This is why Holdo becomes so jarring to audience because have this leader who is making it really personal in front of others and being a difficult and take it out on Poe and its so OOC in Star Wars because we don't normally see scenes like this we see leaders at there best fighting there hardest and giving everything they have to make a plan work. I honestly felt that in the writing room the writers were going oh yeah lets create a conflict because those are fun because we need to fill time and if you look they also do with Luke who a lot of people said wasn't acting like Luke because the real Luke would never be that dismissive and would try and help and train Rey

This in turns leads to Rey starting to do super Jedi things which are out of her character bonds due to lack of training it also in turn leads to the save abusive love interest trope with her somehow wanting to save Kylo when she should have killed him or taken his hand off and had zero forgiveness for him after the last film. Like the film is one misstep after another...
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Postby Sachi » Wed Jul 04, 2018 12:56 pm

Holdo never made things personal. She was strictly professional, even when she had to call out Poe for his bad decision earlier in the film, and that's why Poe didn't like her. Poe was the one disregarding the chain of command, trying to subvert the leadership with a mutiny. Especially given Poe's recent bad record, she had every reason not to tell him anything regarding the mission, and with her being the ranking officer he should have had no expectation of being told what he wanted to know (and let's not even get into how he eventually did leak the mission, the idiot).
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Postby Gendo'sPapa » Wed Jul 04, 2018 1:23 pm

If Holdo had been replaced by the fucking 'It's a Trap' fishman the argument among male nerds would be "Man, why can't Poe, who the movie has already proven to be a bit of a hothead & who in the very first scene disobeys a direct order from his superior commander Leia to retreat & instead cuts her off so he can win a momentary victory by sacrificing a great deal of lives just learn to trust in his superior officer. We know Fishman is a competent leader, I mean he's Fishman!"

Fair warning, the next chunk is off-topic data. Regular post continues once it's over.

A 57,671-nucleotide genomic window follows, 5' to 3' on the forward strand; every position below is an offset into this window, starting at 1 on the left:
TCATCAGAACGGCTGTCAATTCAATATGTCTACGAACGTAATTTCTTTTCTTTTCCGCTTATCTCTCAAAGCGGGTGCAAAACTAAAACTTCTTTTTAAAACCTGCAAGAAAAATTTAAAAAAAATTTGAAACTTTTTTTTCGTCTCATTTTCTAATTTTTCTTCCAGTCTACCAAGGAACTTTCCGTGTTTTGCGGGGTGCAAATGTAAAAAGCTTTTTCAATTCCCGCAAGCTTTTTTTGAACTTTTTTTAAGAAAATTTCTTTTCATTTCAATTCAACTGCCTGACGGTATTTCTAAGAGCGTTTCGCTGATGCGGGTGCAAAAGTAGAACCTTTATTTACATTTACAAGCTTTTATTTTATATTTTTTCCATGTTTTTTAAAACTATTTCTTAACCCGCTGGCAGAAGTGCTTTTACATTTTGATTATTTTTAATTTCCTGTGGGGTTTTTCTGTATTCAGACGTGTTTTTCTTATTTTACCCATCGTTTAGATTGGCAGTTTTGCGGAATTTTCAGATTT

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Postby DarkBluePhoenix » Wed Jul 04, 2018 3:54 pm

Gendo'sPapa wrote:If Holdo had been replaced by Admiral Ackbar the argument among male nerds would be "Man, why can't Poe, who the movie has already proven to be a bit of a hothead & who in the very first scene disobeys a direct order from his superior commander Leia to retreat & instead cuts her off so he can win a momentary victory by sacrificing a great deal of lives just learn to trust in his superior officer. We know Admiral Ackbar is a competent leader, I mean he's Admiral Ackbar!"

ftfy :wink:

Though, replacing Holdo wouldn't have made a difference, at least to me, even with Ackbar. Poe, being known as a hothead should have been told something to keep him in check, at least the very minimum that there was a plan and not to do anything stupid, and to simply trust the acting commander to do their job. If Ackbar had done the same thing, it actually would have been more backlash, considering we know Ackbar to be a competent leader, it would be more jarring too see that competence fall away. Holdo was a new character, so other than a throwaway line by Poe about her background as a great tactical leader, we know little of her except what was shown briefly on screen, which, for a male or female character

Anyway, back on point, you never let hotheads prone to rash decisions sit in the dark and fester. Either lock their ass up with minimum human contact with those you trust, give them some task to keep their mind occupied until you enact your plan, or let them in on the plan so they can assist. Plus, this is a rebellion resistance, so is the chain of command all important? I mean, they're rebelling resisting, especially given how easily it was for Poe to convince so many to mutiny in the first place.
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Postby Chuckman » Wed Jul 04, 2018 9:19 pm

The whole movie suffers from the problem of good idea, poor execution.

Luke who has rejected the warrior path? Perfect. In Return of the Jedi, Luke finally defeats Vader by discarding his weapon. He wins without fighting. Having Luke refuse to become a warrior again and ultimately become one with the Force is a fantastic end for the character. The way they did it?

A slow-rolling naval battle in space? Generally, Star Wars treats space combat more like dogfighting and World War II air raids than the ponderous age-of-sail/submarine style battles of Star Trek, but sure go for it. The way it's executed?